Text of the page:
Highway 101 Reopens After Being Swamped By Deadly California Mudslides

CBS

SANTA BARBARA, Calif. (CBSNews) —  California officials announced the reopening of Highway 101 on Sunday (Jan. 21) nearly two weeks after mudslides killed at least 21 people and destroyed nearly 130 homes in Montecito.

Traffic began moving again on U.S. 101 in Santa Barbara County shortly after noon, according to Jim Shivers, spokesman for the California Department of Transportation. Officials had promised a day earlier that the highway would be open again in time for the Monday morning commute.

On Saturday (Jan. 20), authorities said they found the body of a woman who went missing in the mudslides. The Santa Barbara Sheriff’s Coroner’s Office identified the victim as 28-year-old Faviola Benitez Calderon of Montecito.

Police said two people are still missing, 2-year-old Lydia Sutthithepa and 17-year-old Jack Cantin.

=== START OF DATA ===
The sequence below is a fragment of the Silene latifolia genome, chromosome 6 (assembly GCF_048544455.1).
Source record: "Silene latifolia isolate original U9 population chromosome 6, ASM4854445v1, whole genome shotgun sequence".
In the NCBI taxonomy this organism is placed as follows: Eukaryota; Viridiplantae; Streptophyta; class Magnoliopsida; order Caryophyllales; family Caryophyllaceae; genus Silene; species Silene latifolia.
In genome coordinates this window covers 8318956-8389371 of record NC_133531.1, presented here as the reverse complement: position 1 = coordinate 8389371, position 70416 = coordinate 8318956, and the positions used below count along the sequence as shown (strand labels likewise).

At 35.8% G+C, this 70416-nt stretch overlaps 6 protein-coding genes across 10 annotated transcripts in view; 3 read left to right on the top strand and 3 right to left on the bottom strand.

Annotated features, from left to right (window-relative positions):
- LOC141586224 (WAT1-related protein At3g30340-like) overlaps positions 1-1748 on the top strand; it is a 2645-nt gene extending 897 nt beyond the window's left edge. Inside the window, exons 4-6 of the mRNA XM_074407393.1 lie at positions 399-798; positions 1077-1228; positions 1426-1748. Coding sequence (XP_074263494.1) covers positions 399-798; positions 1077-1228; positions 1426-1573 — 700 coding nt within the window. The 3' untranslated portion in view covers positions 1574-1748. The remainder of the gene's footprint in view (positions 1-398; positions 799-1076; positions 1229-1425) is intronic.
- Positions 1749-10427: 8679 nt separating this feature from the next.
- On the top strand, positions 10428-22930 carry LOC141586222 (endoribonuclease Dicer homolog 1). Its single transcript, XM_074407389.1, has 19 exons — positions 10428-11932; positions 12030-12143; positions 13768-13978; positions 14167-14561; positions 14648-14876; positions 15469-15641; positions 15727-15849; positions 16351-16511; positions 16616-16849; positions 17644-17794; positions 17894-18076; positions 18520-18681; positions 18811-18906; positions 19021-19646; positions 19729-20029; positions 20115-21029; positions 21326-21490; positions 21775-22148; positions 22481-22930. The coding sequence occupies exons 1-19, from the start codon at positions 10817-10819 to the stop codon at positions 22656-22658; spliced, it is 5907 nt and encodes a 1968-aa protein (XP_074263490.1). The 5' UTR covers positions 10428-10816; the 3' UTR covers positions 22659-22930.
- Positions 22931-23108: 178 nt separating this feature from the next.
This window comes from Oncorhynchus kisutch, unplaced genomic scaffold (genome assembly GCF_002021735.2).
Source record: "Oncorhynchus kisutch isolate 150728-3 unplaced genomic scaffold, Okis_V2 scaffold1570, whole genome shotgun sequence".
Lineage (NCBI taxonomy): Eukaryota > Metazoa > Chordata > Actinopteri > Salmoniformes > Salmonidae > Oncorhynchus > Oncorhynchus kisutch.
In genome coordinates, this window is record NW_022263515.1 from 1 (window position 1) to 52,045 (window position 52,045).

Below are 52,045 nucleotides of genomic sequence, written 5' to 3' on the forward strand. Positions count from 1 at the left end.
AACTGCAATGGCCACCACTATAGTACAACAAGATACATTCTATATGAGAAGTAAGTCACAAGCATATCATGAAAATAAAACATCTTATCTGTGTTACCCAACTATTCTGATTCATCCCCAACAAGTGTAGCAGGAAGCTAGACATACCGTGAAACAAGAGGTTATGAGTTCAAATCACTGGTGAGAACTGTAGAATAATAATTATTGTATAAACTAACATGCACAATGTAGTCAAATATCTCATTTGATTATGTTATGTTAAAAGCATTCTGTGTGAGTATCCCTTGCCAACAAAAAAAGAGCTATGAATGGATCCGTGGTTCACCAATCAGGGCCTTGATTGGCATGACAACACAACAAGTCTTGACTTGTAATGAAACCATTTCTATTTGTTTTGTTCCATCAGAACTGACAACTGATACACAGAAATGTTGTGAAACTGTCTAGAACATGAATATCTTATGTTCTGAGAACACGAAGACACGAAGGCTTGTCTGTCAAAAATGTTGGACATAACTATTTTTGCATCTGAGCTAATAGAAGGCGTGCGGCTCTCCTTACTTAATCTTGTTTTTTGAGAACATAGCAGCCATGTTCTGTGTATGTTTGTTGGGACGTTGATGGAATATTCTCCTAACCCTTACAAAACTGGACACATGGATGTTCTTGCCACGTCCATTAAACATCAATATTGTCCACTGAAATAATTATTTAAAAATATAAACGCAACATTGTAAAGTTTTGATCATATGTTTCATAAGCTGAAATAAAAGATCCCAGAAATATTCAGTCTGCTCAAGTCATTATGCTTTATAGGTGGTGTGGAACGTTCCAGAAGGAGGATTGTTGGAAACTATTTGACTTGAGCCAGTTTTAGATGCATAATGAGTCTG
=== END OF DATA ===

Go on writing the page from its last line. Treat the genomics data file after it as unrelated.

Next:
Crews worked around the clock clearing drainage areas, stabilizing embankments and repairing guardrails and signs. They also cleaned and swept the highway.

During the U.S. 101 shut down, Amtrak added additional cars to its route between Santa Barbara and points east as travelers increasingly relied on rail service to get around the closure.

With many surface streets also impassable, for a time the only other ground route into the Los Angeles area — located 90 miles down the coast — was a series of smaller mountain highways that added more than three hours to the trip.